20 mph speed limits: a meta-narrative evidence synthesis of the public health evidence

Carel Peter L. van Erpecum*, Anna Bornioli, Claire Cleland, Sarah Jones, Adrian Davis, Nicolette R. den Braver, Paul Pilkington

*Corresponding author for this work

Research output: Chapter in Book/Report/Conference proceedingChapter


Twenty mile per hour (20 mph) or 30 kph speed limit interventions are increasingly common in a wide range of European cities. Importantly, 20 mph or 30 kph speed limit interventions may not only reduce road danger, but also positively contribute to broader public health outcomes, such as active travel, play, and air quality. The aim of this chapter is to provide an updated review on the effects of 20 mph speed limits on a range of public health outcomes. To this end, electronic databases of academic literature were searched as well as the grey literature, including MEDLINE, EMBASE, Web of Science and Transport Research Information Service. Databases were searched using keywords related to ‘20 mph’ AND ‘health’. Thirteen academic studies and ten grey literature reports met the inclusion criteria. Clear impacts of 30 kph on reduced injuries, collisions and casualties were consistently reported, whereas less evidence is available on wider health impacts such as changes in active travel, play, and air quality. Few subgroup analyses were reported by age, gender, neighbourhood deprivation level, sex, ethnic minority, work status, disability, or type of user (e.g., cyclist, motorcyclist, car user, or pedestrian). Simultaneously, methodological challenges of existing studies were identified and discussed, including the challenge to assess wider health impacts of 20 mph speed limits and the difficulty in evaluating these limits using experimental methods, whilst also recognizing the system-wide context in which limits are introduced. Future studies should address these challenges and account for the broader role that lower speed limits can play. Without this, lower speed limits research will not unlock the full potential that lower speed limits may play in creating healthier, more inclusive, and more sustainable living environments.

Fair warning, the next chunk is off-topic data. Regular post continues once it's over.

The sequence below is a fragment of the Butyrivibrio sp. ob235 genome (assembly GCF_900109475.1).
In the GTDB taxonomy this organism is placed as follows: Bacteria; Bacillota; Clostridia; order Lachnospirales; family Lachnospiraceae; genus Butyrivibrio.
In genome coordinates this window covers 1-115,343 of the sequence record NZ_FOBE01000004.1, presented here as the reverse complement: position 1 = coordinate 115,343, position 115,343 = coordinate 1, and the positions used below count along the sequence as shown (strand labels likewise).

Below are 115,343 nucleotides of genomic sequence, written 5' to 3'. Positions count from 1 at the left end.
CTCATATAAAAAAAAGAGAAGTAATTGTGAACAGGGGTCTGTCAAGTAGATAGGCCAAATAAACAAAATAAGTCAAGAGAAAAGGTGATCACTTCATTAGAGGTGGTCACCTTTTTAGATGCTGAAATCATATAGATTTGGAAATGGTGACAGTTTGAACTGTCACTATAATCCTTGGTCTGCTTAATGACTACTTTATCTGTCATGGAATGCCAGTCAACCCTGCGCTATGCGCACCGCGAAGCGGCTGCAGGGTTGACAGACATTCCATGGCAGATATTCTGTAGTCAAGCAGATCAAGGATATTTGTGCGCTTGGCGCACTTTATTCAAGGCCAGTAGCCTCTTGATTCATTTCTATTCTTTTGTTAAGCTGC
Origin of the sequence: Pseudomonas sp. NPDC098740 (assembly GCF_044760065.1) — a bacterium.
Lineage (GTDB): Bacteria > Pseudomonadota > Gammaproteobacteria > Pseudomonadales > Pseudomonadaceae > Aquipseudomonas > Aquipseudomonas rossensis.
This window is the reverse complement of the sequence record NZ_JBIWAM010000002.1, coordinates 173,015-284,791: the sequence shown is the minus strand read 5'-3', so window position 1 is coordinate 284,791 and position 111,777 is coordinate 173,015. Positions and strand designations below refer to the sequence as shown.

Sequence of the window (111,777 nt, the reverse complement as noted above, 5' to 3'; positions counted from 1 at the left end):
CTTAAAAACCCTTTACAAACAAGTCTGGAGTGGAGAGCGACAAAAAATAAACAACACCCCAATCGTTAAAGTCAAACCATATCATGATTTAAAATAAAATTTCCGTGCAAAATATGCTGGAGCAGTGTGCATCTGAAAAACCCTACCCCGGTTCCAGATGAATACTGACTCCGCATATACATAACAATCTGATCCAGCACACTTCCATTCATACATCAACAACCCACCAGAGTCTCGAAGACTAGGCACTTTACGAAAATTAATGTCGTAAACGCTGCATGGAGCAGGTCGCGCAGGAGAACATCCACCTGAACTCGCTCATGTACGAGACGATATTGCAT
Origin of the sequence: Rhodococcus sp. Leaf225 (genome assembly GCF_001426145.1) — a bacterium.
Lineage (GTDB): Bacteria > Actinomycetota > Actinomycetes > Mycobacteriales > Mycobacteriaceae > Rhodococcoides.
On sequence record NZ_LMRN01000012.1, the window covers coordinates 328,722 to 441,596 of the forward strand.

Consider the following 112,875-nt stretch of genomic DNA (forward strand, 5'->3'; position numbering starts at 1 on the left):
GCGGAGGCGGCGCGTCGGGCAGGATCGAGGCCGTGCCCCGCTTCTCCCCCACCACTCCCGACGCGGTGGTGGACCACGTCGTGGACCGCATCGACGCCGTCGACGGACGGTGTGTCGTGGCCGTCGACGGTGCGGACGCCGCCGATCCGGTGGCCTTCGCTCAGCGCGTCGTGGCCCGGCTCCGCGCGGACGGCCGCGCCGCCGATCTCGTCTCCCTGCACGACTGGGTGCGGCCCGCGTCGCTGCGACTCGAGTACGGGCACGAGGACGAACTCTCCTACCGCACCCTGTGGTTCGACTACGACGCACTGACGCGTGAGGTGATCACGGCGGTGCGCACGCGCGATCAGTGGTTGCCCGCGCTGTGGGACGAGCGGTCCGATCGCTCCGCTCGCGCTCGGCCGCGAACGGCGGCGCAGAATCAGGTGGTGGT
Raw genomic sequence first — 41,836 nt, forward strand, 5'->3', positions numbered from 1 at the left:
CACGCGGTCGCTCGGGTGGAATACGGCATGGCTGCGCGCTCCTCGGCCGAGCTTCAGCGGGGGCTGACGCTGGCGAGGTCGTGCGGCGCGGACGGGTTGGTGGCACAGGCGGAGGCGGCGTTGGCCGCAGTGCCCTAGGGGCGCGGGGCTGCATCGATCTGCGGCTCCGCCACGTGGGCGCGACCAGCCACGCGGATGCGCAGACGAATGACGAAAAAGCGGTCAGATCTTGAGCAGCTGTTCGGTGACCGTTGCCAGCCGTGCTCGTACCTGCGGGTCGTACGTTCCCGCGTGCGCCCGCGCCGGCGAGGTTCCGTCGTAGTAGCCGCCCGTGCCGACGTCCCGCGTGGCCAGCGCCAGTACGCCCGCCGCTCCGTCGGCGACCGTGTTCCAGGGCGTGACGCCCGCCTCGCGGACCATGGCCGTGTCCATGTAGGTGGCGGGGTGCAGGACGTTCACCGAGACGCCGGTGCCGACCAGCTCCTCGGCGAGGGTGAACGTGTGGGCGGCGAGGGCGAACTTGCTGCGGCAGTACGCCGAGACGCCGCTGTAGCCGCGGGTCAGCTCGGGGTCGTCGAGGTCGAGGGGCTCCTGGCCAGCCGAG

Original languageEnglish
Title of host publicationAdvances in transport policy and planning
PublisherElsevier B.V.
Publication statusEarly online date - 21 Mar 2024

Publication series

NameAdvances in Transport Policy and Planning
ISSN (Print)2543-0009
ISSN (Electronic)2542-9116


  • 20 mph
  • 30 kph
  • Public health
  • Speed limits
  • Speed zones
  • Transport

ASJC Scopus subject areas

  • Transportation


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